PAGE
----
Did you know prostate problems are common in dogs, especially middle-aged and seniors? Up to 10% of veterinary cases are related to prostatic diseases, so it’s essential for you as a pet owner, to be aware of this issue.
Various factors, such as infections or natural aging, can cause prostate problems in dogs. Infections can affect the entire gland and cause prostatitis, while aging can create difficulties when your dog tries to urinate or defecate. Understanding these different scenarios is essential to help you identify if your pet is experiencing any prostate-related issues.
This article will discuss the different types of prostate problems in dogs, their symptoms, causes, and how to diagnose and treat them. By the end of this article, you’ll have all the information you need to keep your furry friend healthy and happy. Let’s dive in!
What is The Prostate?
The prostate is a gland that produces fluids found in semen. More precisely, these fluids are found in seminal plasma components, which are implicated in critical events of the reproductive processes in the dog. They contain zinc-binding proteins (ZnBPs) which are excellent markers for canine sperm fertility. Therefore, it is important for the reproductive system of the male dog.
It is located behind the bladder, below the rectum and the urethra passes through it. It lives inside the pelvis. Furthermore, the prostate communicates with the urethra through many openings where the seminal plasma is secreted. Therefore, they are connected to fulfill the function of the gland effectively.
What Are Prostate Problems in Dogs?
A prostate problem most of the time is the enlargement of the gland in middle-aged and senior dogs. It can start as soon as your pet is 5 years old and it affects all breeds alike. As we have seen before, it can occur under different scenarios, but the most common reason is the increase in the size of epithelial cells of the prostate and their number.
It reaches an abnormal size that affects the quality of life of your dog because it creates problems with normal urination and defecation. Furthermore, it can cause problems at the hour of walking, provoke discomfort and reduce your pet’s activity levels.
Furthermore, here are some other consequences of prostate issues:
- Urinary incontinence
- Lack of appetite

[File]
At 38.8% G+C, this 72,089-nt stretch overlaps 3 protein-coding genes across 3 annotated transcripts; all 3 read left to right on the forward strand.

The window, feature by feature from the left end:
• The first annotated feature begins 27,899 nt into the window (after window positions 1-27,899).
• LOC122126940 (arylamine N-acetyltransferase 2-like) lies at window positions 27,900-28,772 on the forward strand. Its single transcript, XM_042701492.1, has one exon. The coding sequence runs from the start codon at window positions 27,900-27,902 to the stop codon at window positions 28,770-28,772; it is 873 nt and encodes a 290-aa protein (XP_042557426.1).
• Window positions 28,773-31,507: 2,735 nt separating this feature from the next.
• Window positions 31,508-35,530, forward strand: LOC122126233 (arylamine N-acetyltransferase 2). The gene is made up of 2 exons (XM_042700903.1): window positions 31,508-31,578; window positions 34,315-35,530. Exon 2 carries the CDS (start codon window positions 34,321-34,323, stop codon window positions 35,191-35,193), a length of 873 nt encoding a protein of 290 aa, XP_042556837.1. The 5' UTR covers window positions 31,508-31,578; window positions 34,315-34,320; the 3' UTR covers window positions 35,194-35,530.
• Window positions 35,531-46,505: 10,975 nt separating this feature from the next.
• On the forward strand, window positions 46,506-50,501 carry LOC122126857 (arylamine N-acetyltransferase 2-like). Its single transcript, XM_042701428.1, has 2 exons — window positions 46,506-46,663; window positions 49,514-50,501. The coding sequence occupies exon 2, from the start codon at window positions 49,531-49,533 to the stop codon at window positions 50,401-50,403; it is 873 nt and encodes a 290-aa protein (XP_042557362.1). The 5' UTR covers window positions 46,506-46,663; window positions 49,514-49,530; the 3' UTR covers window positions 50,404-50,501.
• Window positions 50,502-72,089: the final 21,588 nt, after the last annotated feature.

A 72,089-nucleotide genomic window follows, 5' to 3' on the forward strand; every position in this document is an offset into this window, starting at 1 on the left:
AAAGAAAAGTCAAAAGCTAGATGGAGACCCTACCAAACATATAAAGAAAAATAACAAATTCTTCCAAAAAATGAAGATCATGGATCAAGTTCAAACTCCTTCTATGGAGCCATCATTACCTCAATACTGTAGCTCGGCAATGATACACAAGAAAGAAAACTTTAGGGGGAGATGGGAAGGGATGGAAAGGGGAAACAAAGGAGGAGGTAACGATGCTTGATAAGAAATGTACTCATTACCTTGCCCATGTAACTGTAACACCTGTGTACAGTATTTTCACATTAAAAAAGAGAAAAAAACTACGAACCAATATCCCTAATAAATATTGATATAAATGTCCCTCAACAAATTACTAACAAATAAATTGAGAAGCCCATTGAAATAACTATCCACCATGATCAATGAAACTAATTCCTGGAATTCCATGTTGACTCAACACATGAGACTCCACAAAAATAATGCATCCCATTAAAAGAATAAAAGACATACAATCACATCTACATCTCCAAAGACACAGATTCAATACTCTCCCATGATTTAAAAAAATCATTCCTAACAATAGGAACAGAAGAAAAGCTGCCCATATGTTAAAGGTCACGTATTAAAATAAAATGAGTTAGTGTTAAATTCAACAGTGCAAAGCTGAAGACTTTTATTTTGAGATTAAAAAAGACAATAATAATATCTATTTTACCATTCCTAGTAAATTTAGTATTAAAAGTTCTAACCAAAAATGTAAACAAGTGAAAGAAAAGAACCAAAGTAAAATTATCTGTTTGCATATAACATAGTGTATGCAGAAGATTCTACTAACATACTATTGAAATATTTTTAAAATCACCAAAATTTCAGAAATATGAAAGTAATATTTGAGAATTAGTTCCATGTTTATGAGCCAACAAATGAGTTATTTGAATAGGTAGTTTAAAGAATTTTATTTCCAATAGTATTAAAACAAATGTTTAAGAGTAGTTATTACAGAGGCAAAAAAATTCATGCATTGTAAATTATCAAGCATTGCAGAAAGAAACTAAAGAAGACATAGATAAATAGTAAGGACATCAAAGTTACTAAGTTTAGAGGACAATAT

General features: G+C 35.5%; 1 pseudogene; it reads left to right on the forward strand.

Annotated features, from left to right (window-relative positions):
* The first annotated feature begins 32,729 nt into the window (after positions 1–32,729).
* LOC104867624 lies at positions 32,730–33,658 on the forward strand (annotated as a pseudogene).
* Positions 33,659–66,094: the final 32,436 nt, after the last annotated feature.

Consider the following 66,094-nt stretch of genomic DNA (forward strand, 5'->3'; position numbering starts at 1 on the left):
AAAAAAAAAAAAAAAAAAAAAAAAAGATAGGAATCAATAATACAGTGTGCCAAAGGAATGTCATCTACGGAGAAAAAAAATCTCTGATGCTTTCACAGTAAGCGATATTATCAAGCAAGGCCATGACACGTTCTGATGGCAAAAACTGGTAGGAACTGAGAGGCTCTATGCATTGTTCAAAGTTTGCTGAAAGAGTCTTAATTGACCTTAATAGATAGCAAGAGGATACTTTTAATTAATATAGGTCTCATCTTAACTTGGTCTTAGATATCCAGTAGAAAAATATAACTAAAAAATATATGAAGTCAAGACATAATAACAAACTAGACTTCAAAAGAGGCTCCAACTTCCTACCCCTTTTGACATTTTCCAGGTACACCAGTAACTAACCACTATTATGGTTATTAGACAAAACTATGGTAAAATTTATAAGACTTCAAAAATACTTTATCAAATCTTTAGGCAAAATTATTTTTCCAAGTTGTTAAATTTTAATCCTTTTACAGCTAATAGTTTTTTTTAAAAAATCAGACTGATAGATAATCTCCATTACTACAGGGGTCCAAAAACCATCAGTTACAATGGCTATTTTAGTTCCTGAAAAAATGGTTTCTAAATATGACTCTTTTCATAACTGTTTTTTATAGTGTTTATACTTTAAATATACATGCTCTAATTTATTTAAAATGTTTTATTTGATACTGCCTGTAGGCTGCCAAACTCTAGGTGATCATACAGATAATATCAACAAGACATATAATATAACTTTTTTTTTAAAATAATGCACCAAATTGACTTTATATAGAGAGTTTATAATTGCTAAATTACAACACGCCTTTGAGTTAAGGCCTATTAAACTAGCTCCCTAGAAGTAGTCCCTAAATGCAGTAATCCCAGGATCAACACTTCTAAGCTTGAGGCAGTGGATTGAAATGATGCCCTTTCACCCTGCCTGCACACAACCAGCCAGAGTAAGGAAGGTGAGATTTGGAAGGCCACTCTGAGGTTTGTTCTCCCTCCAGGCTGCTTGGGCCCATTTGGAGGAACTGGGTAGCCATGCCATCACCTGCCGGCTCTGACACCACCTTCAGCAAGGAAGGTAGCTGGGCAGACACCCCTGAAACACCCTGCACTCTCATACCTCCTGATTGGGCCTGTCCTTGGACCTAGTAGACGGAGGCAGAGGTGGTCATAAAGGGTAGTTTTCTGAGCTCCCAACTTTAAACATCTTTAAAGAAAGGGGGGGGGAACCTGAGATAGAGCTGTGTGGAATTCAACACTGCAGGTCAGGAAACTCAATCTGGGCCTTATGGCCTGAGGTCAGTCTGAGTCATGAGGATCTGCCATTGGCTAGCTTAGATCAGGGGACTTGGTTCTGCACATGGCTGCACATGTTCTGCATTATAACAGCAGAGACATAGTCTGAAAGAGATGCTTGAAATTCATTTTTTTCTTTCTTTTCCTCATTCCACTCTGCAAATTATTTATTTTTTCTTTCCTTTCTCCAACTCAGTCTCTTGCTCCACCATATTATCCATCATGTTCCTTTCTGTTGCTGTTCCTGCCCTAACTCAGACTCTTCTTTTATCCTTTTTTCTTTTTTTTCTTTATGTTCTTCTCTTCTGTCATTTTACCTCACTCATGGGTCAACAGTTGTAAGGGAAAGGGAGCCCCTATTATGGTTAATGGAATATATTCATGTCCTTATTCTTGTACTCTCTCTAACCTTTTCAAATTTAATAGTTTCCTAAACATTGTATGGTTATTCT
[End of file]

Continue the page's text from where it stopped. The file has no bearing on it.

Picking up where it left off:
Now that you have a clear idea of what prostate problems are and how they can affect the life of your pet, it is time to explain the four main types of prostate issues in dogs.
Male dogs affected by prostatic problems may find it difficult or even impossible to breed a female dog in heat.
Types of Prostate Problems in Dogs
Most owners are surprised to know that prostate problems have a high incidence rate in dogs, but it is the reality. There are four types that register the majority of prostatic issues.
1. Benign Prostatic Hypertrophy or Hyperplasia (BPH)
It is the abnormal enlargement of the prostate, a common issue amongst old dogs. It is one of the most common prostatic problems because it affects 95% of dogs when they age nine. Hence, it is the most common prostatic problem in dogs. It is caused by the growth of the number of cells in the prostate, and as it is benign, your pet will not suffer pain, and in consequence, most of the time dogs do not show any symptoms. Although, the most common indicator of BPH is blood in the urine and straining to urinate.
Prostatitis is the infection or inflammation of the prostate and it is more prevalent in non-neutered male dogs. It increases the vascularization and volume of the gland, and furthermore, it also causes alterations in the tissue. According to the study by Teske et al, 19.3% of dogs that experienced prostate problems proved positive for prostatitis. It can be life-threatening (when it evolves from acute to chronic and infects the abdomen causing peritonitis). Therefore, you should contact your veterinarian as soon as you detect the symptoms because it can have many causes like bacteria, parasites, or some types of cancer.
3. Prostate Cancer
From all the prostate problems in dogs, cancer is the most dangerous threat because it has a high rate of metastasis that can spread to other organs quickly, especially the bones, lymph nodes, and lungs. It can be a benign tumor or it can be malign (Adenocarcinoma).
Similar to prostatitis, it is more common amongst non-neutered male dogs, especially when they pass the 8-year old mark. Although, some studies consider neutering as a risk factor for canine prostate cancer. Because the removal of the glands causes a hormonal imbalance, it is believed to be the reason.
4. Paraprostatic Cysts
Paraprostatic cysts lie next to the prostate and connect to the gland using a stalk. They are usually large, and their recurrence is prevalent amongst non-neutered dogs. They are caused by the same reasons as prostatic cysts due to the blockage of ducts in the prostate gland. It is one of the dogs’ most serious prostate problems because it requires surgery, drainage, and castration.
Symptoms of Prostate Problems